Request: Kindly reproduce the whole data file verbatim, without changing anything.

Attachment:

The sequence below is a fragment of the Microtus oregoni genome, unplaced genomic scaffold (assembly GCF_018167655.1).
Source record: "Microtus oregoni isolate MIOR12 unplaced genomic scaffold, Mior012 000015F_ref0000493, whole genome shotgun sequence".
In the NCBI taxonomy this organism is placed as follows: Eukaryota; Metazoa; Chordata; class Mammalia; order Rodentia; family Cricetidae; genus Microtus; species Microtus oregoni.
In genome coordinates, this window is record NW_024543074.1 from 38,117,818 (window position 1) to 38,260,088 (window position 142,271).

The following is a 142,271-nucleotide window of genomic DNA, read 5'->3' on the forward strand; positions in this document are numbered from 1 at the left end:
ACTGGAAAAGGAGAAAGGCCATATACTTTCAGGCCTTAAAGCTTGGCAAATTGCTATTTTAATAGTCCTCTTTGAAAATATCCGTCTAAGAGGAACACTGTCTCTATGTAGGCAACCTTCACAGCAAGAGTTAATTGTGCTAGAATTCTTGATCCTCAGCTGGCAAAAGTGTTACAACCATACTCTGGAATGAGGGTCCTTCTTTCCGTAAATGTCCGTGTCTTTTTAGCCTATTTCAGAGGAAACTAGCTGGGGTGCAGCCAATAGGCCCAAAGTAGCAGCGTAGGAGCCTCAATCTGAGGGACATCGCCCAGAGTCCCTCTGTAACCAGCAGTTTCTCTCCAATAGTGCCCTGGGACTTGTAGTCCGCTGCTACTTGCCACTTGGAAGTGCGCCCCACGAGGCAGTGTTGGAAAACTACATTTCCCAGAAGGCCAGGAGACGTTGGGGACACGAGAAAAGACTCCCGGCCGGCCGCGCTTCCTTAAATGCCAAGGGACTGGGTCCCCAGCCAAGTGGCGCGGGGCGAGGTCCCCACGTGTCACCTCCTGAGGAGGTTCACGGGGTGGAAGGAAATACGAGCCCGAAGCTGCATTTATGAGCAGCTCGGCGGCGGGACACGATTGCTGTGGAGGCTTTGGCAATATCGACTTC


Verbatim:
The sequence below is a fragment of the Microtus oregoni genome, unplaced genomic scaffold (assembly GCF_018167655.1).
Source record: "Microtus oregoni isolate MIOR12 unplaced genomic scaffold, Mior012 000015F_ref0000493, whole genome shotgun sequence".
In the NCBI taxonomy this organism is placed as follows: Eukaryota; Metazoa; Chordata; class Mammalia; order Rodentia; family Cricetidae; genus Microtus; species Microtus oregoni.
In genome coordinates, this window is record NW_024543074.1 from 38,117,818 (window position 1) to 38,260,088 (window position 142,271).

The following is a 142,271-nucleotide window of genomic DNA, read 5'->3' on the forward strand; positions in this document are numbered from 1 at the left end:
ACTGGAAAAGGAGAAAGGCCATATACTTTCAGGCCTTAAAGCTTGGCAAATTGCTATTTTAATAGTCCTCTTTGAAAATATCCGTCTAAGAGGAACACTGTCTCTATGTAGGCAACCTTCACAGCAAGAGTTAATTGTGCTAGAATTCTTGATCCTCAGCTGGCAAAAGTGTTACAACCATACTCTGGAATGAGGGTCCTTCTTTCCGTAAATGTCCGTGTCTTTTTAGCCTATTTCAGAGGAAACTAGCTGGGGTGCAGCCAATAGGCCCAAAGTAGCAGCGTAGGAGCCTCAATCTGAGGGACATCGCCCAGAGTCCCTCTGTAACCAGCAGTTTCTCTCCAATAGTGCCCTGGGACTTGTAGTCCGCTGCTACTTGCCACTTGGAAGTGCGCCCCACGAGGCAGTGTTGGAAAACTACATTTCCCAGAAGGCCAGGAGACGTTGGGGACACGAGAAAAGACTCCCGGCCGGCCGCGCTTCCTTAAATGCCAAGGGACTGGGTCCCCAGCCAAGTGGCGCGGGGCGAGGTCCCCACGTGTCACCTCCTGAGGAGGTTCACGGGGTGGAAGGAAATACGAGCCCGAAGCTGCATTTATGAGCAGCTCGGCGGCGGGACACGATTGCTGTGGAGGCTTTGGCAATATCGACTTC